Cult favourites WhiskeyDick return to the UK this March to blow minds with a double barrel blast of dreadnaught shredding and hillbilly bellowing that makes you want to knock back a shot, stand up tall, and holler “Oh-Hell-YeeHaw!”
The Fort Worth duo carry on the Texas traditions of super-powered guitar slinging and clever songwriting that make lone star music a worldwide curiosity, except Reverend Johnson will remind you more of Dimebag Darrell than Billy Gibbons and Fritz remains more lyrically akin to David Allen Coe than Robert Earl Keen.
WhiskeyDick’s live show is a true spectacle: two giant, tattooed, mean-looking dudes saunter on stage and sit down on 2 chairs, then pick up acoustic guitars and proceed to amaze everyone by generating more power than a full band by means of Fritz’s deep, rich vocals, Johnson’s unapproachable acoustic guitar heroics, and their triumphant songwriting.
It’s their approach to music and the message they carry that’s resonating with the legion of Dimebag Darrell’s fans and viewers of hit tv show ‘Sons Of Anarchy’ which has resulted in the duo’s song ‘Drunk As Hell’ fast approaching 1 MILLION views on Youtube.
WhiskeyDick release their best of album ‘Welcome To YeeHaw County’ 24th April 2015 via record label Rusty Knuckles. We spoke to Fritz ahead of their forthcoming UK Tour.
MJ: Welcome to the Classic Rock Show, Fritz. How on earth does a name like WhiskeyDick come about, firstly?
F: Thank you. Man, I appreciate it. Yeah the band name. Well, we kind of did some drinking a couple of nights in a row and we were playing some shows and didn’t really have a band name, this was about ten years ago, a little more than ten years ago, actually, and after one night of the heavy drunken debauchery, we had a couple of names floating around in our heads and we knew we liked whiskey, and we were on our way to a show, actually, and I was sitting in the back seat of the vehicle and it just kind of hit me and I blurted it out real loud as we were going down the road. And actually Reverend Johnson (Whiskeydisck’s lead guitarist) wasn’t really happy, didn’t really like the name right off the bat, but kind of stuck after a couple of minutes and then kind of I called the venue right then and said we’re coming, we’re ready to play, and we’re Whiskey Dick and it just kind of stuck. And here we are ten years later with the same band name.
MJ: We’re talking via Skype and I can’t help noticing a poster behind you of the big man himself Hank Williams. I guess you are a big fan of Hank and of country music in general. I dare say there’s a Doc Watson photo or poster somewhere in the Fritz household.
F: Yeah, there is one out in the studio somewhere. This is a gift. I am a huge fan of the [Hank Williams] Senior and we come from metal roots but we always loved our Country [music] that we’ve grown up with and it’s kind of a way of life around here, where we’re from, so kind of born and bred into it.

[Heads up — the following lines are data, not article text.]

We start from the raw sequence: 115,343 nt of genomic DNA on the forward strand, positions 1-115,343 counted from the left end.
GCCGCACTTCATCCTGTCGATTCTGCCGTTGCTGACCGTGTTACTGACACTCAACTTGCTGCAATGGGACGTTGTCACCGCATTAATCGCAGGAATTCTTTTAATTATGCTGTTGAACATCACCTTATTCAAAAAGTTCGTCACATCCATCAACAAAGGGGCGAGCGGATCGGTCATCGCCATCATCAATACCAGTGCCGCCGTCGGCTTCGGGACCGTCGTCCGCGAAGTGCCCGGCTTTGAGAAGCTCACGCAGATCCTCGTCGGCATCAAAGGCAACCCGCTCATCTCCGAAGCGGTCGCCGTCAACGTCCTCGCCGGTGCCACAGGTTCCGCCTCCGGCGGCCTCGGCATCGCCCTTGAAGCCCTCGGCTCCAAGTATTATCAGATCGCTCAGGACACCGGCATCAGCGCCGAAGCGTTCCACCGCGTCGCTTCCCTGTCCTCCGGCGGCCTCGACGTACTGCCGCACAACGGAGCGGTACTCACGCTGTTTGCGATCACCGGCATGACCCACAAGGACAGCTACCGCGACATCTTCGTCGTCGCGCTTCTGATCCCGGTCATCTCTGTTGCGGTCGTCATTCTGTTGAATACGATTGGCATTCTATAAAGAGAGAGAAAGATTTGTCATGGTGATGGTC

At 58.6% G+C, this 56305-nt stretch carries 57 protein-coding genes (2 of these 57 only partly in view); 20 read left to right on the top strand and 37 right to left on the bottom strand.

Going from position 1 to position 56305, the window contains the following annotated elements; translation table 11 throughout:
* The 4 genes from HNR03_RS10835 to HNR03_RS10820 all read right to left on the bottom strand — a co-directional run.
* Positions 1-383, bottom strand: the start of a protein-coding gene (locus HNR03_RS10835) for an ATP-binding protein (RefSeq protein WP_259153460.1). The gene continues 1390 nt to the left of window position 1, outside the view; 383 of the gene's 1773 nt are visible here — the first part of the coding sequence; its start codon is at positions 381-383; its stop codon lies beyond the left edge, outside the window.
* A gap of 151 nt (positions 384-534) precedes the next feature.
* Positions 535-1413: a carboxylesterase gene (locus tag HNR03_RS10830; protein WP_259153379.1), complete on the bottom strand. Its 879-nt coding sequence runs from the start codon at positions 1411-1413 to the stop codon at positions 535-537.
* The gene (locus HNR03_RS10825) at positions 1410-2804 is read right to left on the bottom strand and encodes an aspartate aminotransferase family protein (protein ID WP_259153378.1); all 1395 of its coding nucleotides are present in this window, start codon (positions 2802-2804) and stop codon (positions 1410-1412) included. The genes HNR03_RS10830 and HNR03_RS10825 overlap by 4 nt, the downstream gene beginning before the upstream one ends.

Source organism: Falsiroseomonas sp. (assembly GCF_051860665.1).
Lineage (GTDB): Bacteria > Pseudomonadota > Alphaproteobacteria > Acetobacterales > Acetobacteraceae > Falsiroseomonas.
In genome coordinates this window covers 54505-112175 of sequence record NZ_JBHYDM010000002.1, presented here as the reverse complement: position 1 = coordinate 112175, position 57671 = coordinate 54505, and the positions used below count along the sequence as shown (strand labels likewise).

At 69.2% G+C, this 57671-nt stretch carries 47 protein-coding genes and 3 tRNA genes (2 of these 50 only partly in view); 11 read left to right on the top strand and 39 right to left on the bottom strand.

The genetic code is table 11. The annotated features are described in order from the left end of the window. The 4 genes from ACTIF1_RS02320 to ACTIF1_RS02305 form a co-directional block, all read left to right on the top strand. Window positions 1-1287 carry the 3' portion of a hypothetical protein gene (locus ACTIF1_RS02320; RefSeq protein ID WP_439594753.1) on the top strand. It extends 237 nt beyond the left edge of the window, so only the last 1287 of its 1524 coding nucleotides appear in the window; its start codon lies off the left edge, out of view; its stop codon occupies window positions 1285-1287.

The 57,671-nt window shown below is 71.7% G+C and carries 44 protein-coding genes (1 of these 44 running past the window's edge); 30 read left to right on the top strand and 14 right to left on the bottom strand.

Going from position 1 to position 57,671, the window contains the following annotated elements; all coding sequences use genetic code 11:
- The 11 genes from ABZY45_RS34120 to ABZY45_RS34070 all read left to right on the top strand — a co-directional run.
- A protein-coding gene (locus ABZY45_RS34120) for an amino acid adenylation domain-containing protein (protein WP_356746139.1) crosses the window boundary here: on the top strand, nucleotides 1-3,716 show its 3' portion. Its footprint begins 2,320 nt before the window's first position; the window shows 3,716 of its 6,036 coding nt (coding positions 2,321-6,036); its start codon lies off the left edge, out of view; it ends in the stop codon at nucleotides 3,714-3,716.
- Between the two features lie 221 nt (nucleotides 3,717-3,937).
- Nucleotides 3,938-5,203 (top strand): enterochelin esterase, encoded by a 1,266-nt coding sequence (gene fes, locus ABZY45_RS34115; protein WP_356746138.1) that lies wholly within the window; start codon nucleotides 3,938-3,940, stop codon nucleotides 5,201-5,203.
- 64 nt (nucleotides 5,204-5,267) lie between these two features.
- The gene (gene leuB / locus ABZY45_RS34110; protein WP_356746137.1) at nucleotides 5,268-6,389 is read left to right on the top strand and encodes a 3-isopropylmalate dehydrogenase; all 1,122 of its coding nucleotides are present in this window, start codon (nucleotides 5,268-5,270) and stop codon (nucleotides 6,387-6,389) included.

F: I tell you, I’m very heavily influenced in the old country stuff, Hank Williams and Waylon Jennings, and I think a lot of it comes from growing up and listening to the music on old vinyl records. Wasn’t just the old country, but it was Allman Brothers and Bob Dylan and a whole slew of amazing artists growing up. And I think that my vocal range was more in that register, you know, with the way I have a very low twang, I guess, I think I mumble, [laughs] but the old sound and kind of really honed in on that. So I try to surround myself with all of the music that I’ve been influenced by my whole life. My writing style and all that stuff and taking shape and mould it into my own. But there’s always a little piece of Hank Senior in my head and Waylon Jennings floating around there too. Heavily influenced by those guys and the way they lived, they lived their music. So that’s what me and Reverend do. We live every minute of it. So, the night I spoke it and it kind of goes hand in hand.
MJ: You share song writing duties?
F: Yeah. The way we write, you know, we take life experiences that we’ve lived through, you know, and take them and sometimes alter them a little bit so they don’t sound so drab or anything. But you know, things that we’ve lived through and come out alive still, are amazing, some of the stuff that we’ve gone through and try to take some of that and use it to our advantage and our music. And I think that’s another reason why when we play live it’s more of an emotional thing for us because we’re really tapping into some stuff that we’ve been through all together and being apart and being together we’ve gone through a lot of stuff. And to me, real good soul music, music from the soul, is good for the soul. And we try to incorporate that as much as we can in our music. Because I mean it’s all we do. We live it and then we write about it. You know? That’s the way they did it back in the old days.